Town officials may continue to look for additional restrictions as well. The town currently does not have any business offering adult entertainment.
"I think we all agree we don't want that type of business in our town," said Town Chairman Arden Tews, who recommended the city continue to look at requiring licenses for any such business seeking to locate in the town.
Fears that a nude "juice bar" that doesn't offer alcohol might still locate in the town worries former town supervisor Jay Schroeder, who has said that when the county reduced the legal setback distance from churches, schools and parks from 2,000 feet to 600 feet it went too far, opening up more areas in the town where an adult business can legally operate.
The county's adult entertainment zoning ordinance, passed earlier this year, restricted strip clubs to operating only in certain areas and prohibited the sale or consumption of alcohol at adult entertainment facilities, unless permitted by towns through issuance of a liquor license.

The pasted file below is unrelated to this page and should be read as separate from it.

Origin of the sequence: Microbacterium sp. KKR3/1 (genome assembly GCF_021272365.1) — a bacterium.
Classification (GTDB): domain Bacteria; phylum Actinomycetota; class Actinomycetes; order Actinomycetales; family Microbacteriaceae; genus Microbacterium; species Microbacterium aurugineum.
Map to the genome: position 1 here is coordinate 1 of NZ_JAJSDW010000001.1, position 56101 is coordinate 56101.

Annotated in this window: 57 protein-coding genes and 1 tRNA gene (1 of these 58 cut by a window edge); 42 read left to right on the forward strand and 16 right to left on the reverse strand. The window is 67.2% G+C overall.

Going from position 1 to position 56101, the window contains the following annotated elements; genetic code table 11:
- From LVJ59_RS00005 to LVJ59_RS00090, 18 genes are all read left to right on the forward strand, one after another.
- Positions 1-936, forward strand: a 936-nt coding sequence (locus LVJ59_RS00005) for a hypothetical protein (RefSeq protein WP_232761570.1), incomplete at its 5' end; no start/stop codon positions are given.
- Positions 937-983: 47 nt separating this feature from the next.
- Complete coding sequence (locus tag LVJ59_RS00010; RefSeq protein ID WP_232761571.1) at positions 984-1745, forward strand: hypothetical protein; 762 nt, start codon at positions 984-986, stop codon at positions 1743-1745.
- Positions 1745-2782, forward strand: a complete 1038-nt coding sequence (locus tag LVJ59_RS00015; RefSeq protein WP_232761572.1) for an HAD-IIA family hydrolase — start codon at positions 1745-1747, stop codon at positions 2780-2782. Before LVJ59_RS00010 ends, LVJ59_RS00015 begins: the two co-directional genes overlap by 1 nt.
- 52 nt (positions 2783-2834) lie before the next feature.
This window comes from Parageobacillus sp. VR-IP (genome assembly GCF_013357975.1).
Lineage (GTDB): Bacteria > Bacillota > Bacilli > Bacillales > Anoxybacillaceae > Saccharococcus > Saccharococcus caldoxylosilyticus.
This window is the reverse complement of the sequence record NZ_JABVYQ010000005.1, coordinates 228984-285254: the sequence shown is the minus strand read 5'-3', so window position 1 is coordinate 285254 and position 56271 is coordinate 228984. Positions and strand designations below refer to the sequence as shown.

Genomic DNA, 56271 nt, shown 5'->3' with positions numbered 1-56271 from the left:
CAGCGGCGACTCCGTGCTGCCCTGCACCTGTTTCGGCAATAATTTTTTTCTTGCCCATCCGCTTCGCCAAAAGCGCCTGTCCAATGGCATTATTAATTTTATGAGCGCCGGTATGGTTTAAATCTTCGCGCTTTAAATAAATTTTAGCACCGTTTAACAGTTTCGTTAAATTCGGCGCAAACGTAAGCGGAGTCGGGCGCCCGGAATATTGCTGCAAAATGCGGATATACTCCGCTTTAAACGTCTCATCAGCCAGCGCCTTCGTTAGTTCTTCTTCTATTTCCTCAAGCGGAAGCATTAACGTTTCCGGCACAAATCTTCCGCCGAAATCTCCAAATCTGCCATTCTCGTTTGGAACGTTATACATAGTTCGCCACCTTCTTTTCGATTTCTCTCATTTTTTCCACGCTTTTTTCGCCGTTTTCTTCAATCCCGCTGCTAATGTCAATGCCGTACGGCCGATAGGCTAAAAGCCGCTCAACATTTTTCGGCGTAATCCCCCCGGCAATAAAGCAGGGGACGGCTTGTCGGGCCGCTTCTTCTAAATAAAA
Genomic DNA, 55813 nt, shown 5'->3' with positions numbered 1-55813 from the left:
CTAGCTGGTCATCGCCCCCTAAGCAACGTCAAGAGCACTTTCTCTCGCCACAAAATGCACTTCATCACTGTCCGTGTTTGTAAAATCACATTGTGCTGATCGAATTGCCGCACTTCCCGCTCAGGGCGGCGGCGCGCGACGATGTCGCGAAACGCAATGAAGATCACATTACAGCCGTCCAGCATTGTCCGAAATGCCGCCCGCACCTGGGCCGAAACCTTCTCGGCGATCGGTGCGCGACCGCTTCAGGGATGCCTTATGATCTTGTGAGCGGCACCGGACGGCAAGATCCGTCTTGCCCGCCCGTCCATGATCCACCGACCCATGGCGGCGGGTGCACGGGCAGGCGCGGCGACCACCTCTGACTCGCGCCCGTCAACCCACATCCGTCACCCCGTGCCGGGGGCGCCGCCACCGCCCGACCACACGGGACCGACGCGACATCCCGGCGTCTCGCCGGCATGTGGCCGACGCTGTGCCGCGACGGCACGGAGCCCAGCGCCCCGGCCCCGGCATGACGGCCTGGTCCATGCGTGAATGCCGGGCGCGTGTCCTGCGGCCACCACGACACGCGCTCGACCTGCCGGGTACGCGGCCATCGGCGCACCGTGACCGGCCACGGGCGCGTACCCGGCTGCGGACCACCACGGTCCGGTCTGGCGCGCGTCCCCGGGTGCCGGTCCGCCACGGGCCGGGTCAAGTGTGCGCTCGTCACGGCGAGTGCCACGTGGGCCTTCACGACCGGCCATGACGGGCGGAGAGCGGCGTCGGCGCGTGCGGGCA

Town Attorney Chuck Koehler, consulting with Virginia attorney Pat Trueman, incorporated Trueman's advice into Menasha's new liquor license ordinance. Trueman offers free legal advice to nonprofit groups or communities seeking protection against sexually oriented businesses.
Koehler called the revised ordinance a "backstop" for whatever enforcement or legal deficiencies that might exist in the county's ordinance, suggesting that the town adopt the revised ordinance and then continue examining various issues before making amendments, if needed.
"It's a matter of time before one comes here," former supervisor Schroeder said. "I don't believe [the revised ordinance] is complete enough."